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Origin Stories

Sugimoto: The Art of Tradition

The year 2007. The apex of my obscene obsession with knives brought me to emptying my life's saving for a more than memorable trip to Japan. 

I'd been cooking for the better part of a decade at this time but it wasn't until about 2004 when my obsession with knives started. I was cooking in Mexico, in a small beach town outside of Puerto Vallarta, making ceviche and, funnily, tons of miso soup. I sliced and chopped the Huachinango and Mahi everyday with my (what I thought was awesome) Global chefs knife. It wasn't. 

Every couple days or so I'd head down to the only internet cafe in town, logged into the slowest internet connection in the Western hemisphere, and instead of emailing my friends and family I searched and googled Japanese knives. My obsession grew and grew and grew. There was no way for me to physically see these knives in the small beach town in Mexico, let alone in Canada or the U.S.. It was then that I decided that I would put a good chunk of my pay checks aside for an upcoming trip to Japan. 

At this time my focus was definitely single bevel. I didn't know how to use one, I'd never held one, but I knew I had to have one. One of my favourite things in life to eat is raw fish, be it sashimi or the crudo/ceviche things I was making, and I knew I had to have a Deba and Yanagi. My research led me to a few brands that were on my list to check out when I finally made it to Japan. Sugimoto was one of those brands. Their knives spoke to me; they had clean lines, traditional shapes, and classic magnolia handles. As much as I will always appreciate a modern approach, there's something truly beautiful about tradition.

Fast forward to 2007 when I finally saved up enough, packed my bags, left my job and hopped on a flight to Narita. I planned on a ten day trip, nine of which involved finding knives. My first stop was the famous Tsujiki fish market in Tokyo. I made my way through what seemed like an endless maze of kitchen supply stores, knife vendors and fish mongers. The first thing I noticed was how clean it smelled. It smelled like the ocean. Here we are in the worlds largest fish market and not one unpleasant fishy odour, incredible. The thing I admire most about the Japanese is the thought, care and attention they put into everything they do. All the fish were iced or still living in clean, circulated water. It's this type of attention to detail that also speaks true of Japanese knives. 

I took my time, savoured every step, every smell, every new corridor of the market. I ate ramen once, sushi twice, and grabbed a bottle of water as I made my way to the knife shops. First stop was Aritsugu. I spent the better part of an hour in this shop with two grumpy old men who got angry when they realized I couldn't speak Japanese. I made a mental list of the knives I liked, took a picture and headed toward Sugimoto. I was greeted by Nanako. She was incredibly courteous and helpful with her broken English. She showed me around the shop, pointed out knives I may like and sold me on this amazing family company. I bought a knife, said thank you and told her that I would see her one day soon.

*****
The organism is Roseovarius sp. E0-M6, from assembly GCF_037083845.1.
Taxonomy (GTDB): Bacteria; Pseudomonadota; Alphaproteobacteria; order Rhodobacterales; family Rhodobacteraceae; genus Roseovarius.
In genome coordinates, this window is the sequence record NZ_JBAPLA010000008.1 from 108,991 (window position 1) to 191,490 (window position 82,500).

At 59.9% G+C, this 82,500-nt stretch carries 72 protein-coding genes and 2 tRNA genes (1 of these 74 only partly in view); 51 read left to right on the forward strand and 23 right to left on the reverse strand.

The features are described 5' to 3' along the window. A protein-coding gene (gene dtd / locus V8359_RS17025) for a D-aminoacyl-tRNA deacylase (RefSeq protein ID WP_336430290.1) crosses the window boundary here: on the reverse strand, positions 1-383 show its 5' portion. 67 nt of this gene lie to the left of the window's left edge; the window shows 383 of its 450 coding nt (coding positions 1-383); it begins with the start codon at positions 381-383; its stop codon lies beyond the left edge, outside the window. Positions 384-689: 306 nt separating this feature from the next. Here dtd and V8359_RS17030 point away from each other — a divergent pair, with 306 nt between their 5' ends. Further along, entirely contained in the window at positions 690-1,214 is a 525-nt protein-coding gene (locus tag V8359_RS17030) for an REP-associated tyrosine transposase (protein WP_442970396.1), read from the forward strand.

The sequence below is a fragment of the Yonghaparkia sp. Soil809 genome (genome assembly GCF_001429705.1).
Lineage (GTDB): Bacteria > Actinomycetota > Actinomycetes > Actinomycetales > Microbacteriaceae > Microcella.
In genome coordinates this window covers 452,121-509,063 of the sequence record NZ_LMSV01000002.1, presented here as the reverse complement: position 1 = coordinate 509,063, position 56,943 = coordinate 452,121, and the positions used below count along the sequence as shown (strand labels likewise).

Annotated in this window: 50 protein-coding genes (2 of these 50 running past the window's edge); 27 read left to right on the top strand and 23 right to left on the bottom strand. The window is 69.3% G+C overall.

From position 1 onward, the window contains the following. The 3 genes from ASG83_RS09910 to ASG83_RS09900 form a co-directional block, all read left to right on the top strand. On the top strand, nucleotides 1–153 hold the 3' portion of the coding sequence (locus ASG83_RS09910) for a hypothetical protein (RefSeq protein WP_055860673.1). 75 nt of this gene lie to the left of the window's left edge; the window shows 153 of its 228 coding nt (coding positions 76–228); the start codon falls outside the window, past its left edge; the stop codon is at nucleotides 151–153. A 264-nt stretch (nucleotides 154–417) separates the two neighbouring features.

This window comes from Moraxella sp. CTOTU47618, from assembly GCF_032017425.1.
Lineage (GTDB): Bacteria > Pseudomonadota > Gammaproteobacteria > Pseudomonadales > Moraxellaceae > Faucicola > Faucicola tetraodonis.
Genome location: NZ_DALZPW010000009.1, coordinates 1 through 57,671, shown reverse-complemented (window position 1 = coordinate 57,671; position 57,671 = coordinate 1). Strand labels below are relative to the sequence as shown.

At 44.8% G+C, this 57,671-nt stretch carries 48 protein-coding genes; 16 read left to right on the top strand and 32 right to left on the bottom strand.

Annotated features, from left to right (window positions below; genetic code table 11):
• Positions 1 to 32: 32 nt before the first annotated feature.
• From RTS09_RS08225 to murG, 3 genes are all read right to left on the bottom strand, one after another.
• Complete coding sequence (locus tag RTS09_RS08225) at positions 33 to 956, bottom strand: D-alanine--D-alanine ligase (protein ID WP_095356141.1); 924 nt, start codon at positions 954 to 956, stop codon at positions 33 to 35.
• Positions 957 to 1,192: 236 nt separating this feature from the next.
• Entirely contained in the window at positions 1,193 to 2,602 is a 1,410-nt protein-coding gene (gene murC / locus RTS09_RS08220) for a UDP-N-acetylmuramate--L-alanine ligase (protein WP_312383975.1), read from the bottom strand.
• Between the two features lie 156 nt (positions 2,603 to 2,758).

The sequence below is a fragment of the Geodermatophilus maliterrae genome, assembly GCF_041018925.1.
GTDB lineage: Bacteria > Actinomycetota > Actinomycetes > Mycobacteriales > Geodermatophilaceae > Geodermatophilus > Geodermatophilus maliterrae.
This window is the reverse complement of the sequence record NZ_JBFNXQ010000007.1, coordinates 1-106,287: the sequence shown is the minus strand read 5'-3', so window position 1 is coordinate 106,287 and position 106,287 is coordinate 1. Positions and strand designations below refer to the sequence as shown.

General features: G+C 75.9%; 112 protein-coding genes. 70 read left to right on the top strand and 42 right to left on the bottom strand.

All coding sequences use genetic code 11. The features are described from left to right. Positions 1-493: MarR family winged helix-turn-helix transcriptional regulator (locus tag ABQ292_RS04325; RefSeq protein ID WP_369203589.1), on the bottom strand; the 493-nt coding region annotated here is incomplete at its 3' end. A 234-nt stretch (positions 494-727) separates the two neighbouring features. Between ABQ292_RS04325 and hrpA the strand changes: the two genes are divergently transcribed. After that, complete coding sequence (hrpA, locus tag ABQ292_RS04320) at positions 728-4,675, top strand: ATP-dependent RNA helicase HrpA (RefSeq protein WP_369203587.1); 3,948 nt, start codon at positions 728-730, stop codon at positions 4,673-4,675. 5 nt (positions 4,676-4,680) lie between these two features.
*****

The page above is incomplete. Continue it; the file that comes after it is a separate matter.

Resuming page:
I spent the next eight days zig-zagging Japan and made my way back to the market on my last day. I was in a rush so I ran in, slurped that awesome ramen again, bought a couple more knives and flew to the airport. 

Two years later in 2009 while planning the opening of KNIFE, I shot Nanako an email. We exchanged a few broken-English emails and a couple months later I had my first shipment of knives ready to open the shop. The first shipment was small, couldn't have been more than a dozen knives, but they were the first dozen of KNIFE. I ordered the cheapest stuff they sold, the Super French stainless line and carbon nakiri. These knives weren't the best representation of Sugimoto but hey, it was a start for me and the shop. We don't sell those knives anymore but we still get them in for a sharpening once in a while and it always makes me smile. We have since moved on to some of my favourite lines of knives, the CM line. A no-nonsense, no fancy damascus/tsuchime knife designed for hours and hours in a kitchen. 

Over all these years we've found that Sugimoto has a very loyal following with our customers. The ones who love it, love it. They hold up incredibly well with professional cooks that use and abuse their knives daily. The CM line has just the right amount of carbon for nice edge retention and the right amount of molybdenum for stain resistance. We've also found over time that they sharpen incredibly well.

Would love this bad boy in the shop - maybe one day.

Sugimoto was with us from day one and continues to be a staple in our shop. I went back to Japan last year and made visiting Nanako at Sugimoto a priority. Our businesses have grown together and we couldn't do what we do here without her and her families' dedication to tradition and quality. 

Thanks for reading, EO

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